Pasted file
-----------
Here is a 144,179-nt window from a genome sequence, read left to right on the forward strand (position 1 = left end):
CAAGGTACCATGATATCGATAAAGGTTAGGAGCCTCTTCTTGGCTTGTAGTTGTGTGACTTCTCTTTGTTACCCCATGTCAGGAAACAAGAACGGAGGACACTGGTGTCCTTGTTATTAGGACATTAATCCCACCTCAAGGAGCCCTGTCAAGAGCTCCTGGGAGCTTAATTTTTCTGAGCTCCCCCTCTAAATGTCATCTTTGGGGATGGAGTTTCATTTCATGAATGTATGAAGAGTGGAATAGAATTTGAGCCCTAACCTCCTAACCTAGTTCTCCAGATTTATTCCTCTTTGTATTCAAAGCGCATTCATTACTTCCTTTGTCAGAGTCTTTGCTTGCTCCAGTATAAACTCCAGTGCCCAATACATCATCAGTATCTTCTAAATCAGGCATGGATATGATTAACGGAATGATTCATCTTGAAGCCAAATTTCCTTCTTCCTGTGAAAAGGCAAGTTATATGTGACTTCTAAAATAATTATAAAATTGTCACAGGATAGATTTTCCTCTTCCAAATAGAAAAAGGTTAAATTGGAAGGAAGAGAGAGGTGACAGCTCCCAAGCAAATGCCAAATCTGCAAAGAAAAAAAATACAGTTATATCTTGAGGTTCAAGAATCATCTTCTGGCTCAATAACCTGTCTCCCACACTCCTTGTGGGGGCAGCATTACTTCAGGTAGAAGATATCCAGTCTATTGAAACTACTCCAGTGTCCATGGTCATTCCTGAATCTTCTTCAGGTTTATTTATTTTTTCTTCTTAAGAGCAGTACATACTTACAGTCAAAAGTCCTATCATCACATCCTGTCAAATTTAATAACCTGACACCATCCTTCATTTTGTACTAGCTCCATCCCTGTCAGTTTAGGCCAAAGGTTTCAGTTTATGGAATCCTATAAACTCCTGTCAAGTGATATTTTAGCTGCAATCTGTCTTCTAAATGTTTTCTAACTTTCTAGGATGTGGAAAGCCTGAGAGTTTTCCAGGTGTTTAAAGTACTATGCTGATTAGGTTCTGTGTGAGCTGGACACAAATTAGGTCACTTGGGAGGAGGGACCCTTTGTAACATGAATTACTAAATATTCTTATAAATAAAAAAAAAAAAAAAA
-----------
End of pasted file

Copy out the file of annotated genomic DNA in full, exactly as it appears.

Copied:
Here is a 144,179-nt window from a genome sequence, read left to right on the forward strand (position 1 = left end):
CAAGGTACCATGATATCGATAAAGGTTAGGAGCCTCTTCTTGGCTTGTAGTTGTGTGACTTCTCTTTGTTACCCCATGTCAGGAAACAAGAACGGAGGACACTGGTGTCCTTGTTATTAGGACATTAATCCCACCTCAAGGAGCCCTGTCAAGAGCTCCTGGGAGCTTAATTTTTCTGAGCTCCCCCTCTAAATGTCATCTTTGGGGATGGAGTTTCATTTCATGAATGTATGAAGAGTGGAATAGAATTTGAGCCCTAACCTCCTAACCTAGTTCTCCAGATTTATTCCTCTTTGTATTCAAAGCGCATTCATTACTTCCTTTGTCAGAGTCTTTGCTTGCTCCAGTATAAACTCCAGTGCCCAATACATCATCAGTATCTTCTAAATCAGGCATGGATATGATTAACGGAATGATTCATCTTGAAGCCAAATTTCCTTCTTCCTGTGAAAAGGCAAGTTATATGTGACTTCTAAAATAATTATAAAATTGTCACAGGATAGATTTTCCTCTTCCAAATAGAAAAAGGTTAAATTGGAAGGAAGAGAGAGGTGACAGCTCCCAAGCAAATGCCAAATCTGCAAAGAAAAAAAATACAGTTATATCTTGAGGTTCAAGAATCATCTTCTGGCTCAATAACCTGTCTCCCACACTCCTTGTGGGGGCAGCATTACTTCAGGTAGAAGATATCCAGTCTATTGAAACTACTCCAGTGTCCATGGTCATTCCTGAATCTTCTTCAGGTTTATTTATTTTTTCTTCTTAAGAGCAGTACATACTTACAGTCAAAAGTCCTATCATCACATCCTGTCAAATTTAATAACCTGACACCATCCTTCATTTTGTACTAGCTCCATCCCTGTCAGTTTAGGCCAAAGGTTTCAGTTTATGGAATCCTATAAACTCCTGTCAAGTGATATTTTAGCTGCAATCTGTCTTCTAAATGTTTTCTAACTTTCTAGGATGTGGAAAGCCTGAGAGTTTTCCAGGTGTTTAAAGTACTATGCTGATTAGGTTCTGTGTGAGCTGGACACAAATTAGGTCACTTGGGAGGAGGGACCCTTTGTAACATGAATTACTAAATATTCTTATAAATAAAAAAAAAAAAAAAA